Tell us a bit more about the other services you offer. Do you specialise only in the Dutch Caribbean or do you cover other geographical areas?

We focus on Dutch Caribbean tax law. We cover the Caribbean Netherlands, Aruba, St. Maarten and of course Curaçao. We have a strong focus on cross-border structuring, M&A and VAT.

Besides that we advise on Dutch tax matters in close co-operation with our partners in the Netherlands.

So, breaking down the specific services you offer…

The practice of Steevens Beckers Tax Lawyers is 100% tax based advice. We are two separate practices but we approach the market together and we each offer what we are specialised in; so I focus on tax, Ruud focuses on administrative services.

We generally practice with a focus on M&A, cross-border structuring, trading and finance, VAT, funds and more recently the private client practice. To give you a little insight; we have assisted and advised a foreign investor throughout the development of a 90-room hotel, assisting and advising on an international trading structure – the challenge here being to avoid negative tax consequences from Curaçao being blacklisted in Brazil. Additionally, we have assisted and advised a medium sized privately-owned Dutch company setting up its trading subsidiary; and advised and assisted in a fund for a mutual account which invests in local real estate.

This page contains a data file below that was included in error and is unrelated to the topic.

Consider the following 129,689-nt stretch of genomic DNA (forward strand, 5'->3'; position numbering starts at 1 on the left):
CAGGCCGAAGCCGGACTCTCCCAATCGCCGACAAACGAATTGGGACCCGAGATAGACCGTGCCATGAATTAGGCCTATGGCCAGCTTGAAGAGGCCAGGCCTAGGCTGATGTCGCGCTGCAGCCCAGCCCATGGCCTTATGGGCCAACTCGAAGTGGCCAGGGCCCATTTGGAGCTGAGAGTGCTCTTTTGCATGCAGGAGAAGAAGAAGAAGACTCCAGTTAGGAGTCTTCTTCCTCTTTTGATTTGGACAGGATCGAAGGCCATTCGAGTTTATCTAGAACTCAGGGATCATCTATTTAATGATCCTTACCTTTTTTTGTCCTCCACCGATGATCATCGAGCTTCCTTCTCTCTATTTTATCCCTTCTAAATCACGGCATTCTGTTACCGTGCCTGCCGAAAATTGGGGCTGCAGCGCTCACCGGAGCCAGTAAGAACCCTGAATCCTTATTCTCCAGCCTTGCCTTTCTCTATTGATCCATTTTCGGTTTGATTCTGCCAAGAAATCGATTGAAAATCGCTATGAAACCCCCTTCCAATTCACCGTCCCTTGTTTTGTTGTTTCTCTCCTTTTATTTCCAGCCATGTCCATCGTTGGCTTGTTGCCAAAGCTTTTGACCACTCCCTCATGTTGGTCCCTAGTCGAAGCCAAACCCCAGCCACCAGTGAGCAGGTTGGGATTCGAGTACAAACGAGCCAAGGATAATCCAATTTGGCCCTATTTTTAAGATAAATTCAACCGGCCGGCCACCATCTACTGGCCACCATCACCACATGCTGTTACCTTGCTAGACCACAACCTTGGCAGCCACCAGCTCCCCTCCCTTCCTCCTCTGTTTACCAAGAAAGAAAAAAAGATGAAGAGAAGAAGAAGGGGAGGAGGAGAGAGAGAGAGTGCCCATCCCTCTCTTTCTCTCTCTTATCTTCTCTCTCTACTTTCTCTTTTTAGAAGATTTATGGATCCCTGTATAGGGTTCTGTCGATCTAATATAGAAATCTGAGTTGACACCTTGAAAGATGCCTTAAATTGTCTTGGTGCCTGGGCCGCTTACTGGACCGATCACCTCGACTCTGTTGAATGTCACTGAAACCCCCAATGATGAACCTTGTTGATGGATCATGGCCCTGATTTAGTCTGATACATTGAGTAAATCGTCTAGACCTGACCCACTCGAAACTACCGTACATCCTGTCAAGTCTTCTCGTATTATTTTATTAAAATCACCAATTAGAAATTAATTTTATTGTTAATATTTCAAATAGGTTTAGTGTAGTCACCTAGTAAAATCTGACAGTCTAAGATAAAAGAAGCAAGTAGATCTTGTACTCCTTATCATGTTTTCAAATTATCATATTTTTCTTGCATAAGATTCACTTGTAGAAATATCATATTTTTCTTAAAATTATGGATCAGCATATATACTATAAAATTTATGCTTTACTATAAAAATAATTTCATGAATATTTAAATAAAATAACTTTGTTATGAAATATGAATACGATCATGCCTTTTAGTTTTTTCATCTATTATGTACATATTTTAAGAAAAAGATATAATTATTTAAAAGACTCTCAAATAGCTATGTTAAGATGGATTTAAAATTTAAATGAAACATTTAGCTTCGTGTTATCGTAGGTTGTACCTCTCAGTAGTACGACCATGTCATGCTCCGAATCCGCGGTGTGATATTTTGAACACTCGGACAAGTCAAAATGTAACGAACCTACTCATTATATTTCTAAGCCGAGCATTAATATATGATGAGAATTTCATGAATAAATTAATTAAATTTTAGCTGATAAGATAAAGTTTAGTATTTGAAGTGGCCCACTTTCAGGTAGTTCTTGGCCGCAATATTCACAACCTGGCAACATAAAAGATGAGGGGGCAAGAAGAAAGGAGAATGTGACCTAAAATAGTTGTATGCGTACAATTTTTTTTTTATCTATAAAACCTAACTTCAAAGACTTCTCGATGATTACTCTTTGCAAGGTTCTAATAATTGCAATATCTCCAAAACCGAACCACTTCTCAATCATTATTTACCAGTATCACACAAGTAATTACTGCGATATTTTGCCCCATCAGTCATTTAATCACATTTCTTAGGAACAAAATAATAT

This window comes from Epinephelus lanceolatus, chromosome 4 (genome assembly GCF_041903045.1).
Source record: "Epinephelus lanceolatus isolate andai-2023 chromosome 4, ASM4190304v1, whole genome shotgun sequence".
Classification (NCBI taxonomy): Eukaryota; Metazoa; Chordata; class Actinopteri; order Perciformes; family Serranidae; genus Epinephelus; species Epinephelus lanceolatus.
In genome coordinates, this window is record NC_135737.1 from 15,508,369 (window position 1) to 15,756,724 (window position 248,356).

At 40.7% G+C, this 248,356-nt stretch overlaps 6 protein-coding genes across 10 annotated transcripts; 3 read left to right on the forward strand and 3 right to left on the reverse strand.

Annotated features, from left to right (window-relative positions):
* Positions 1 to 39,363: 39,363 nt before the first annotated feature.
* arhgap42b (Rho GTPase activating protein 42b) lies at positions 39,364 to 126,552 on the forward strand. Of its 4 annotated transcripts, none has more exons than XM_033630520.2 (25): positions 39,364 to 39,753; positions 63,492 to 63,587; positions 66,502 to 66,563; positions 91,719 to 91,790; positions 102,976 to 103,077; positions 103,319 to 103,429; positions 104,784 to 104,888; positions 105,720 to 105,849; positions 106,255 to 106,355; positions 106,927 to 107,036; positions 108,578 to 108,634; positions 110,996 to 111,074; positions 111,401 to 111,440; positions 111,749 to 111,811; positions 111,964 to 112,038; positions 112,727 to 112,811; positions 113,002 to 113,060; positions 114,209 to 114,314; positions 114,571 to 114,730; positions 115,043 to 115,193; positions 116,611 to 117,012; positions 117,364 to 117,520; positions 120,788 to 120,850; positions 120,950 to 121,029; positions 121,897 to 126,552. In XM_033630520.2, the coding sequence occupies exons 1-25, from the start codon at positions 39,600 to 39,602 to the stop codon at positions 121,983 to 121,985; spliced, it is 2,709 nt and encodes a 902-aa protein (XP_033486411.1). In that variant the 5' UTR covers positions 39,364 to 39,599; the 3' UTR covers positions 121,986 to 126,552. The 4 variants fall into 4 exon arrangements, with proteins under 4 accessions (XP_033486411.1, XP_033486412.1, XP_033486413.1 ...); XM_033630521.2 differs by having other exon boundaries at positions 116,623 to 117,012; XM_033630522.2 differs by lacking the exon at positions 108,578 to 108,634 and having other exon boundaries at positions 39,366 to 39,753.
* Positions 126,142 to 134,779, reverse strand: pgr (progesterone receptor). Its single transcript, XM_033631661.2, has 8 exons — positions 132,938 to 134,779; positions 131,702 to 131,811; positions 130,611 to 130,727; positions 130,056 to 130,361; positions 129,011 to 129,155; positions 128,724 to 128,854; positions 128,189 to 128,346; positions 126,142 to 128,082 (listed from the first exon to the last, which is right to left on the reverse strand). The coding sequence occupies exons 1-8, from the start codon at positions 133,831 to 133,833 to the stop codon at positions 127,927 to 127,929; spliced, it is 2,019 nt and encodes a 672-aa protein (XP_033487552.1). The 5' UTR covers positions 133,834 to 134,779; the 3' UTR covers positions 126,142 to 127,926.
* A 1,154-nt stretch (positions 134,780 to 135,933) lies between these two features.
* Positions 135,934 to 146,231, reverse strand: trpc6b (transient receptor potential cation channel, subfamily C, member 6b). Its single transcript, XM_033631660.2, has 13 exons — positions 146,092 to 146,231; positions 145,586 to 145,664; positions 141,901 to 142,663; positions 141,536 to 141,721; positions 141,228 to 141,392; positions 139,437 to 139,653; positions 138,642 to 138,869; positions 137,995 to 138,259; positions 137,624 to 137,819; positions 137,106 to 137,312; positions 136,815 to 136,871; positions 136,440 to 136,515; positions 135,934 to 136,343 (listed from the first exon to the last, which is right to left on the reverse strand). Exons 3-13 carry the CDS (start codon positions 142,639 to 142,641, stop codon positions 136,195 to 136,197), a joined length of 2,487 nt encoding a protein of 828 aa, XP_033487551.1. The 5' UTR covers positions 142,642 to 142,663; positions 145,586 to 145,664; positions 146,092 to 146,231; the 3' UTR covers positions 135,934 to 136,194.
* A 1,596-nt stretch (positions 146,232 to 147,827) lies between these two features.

It looks like you have a good blend of corporate and private clients. Tell us more about what drives your client base

Our private client practice is something we would like to develop further, especially in Latin America and Europe. We have interesting tools, such as the trust and private foundation, which make Curaçao attractive for private clients in common law as well as civil law jurisdictions.

In corporate practice we have been successful in setting up active businesses in Curaçao for foreign investors and thus combining low tax rates and actual substance. For larger businesses and MNEs we still have to offer interesting tax advantageous services and advice in trading, e-commerce, group financing and royalty structures, provided that the client is willing to invest in substance. Our treaty network is slowly growing; the recent tax treaty with Malta and the new Tax Arrangement Netherlands Curaçao has come into force, and a tax treaty with Cuba has been initialised. This last one might turn out to be immense; as a huge step towards bridging the gap between Europe and Latin America.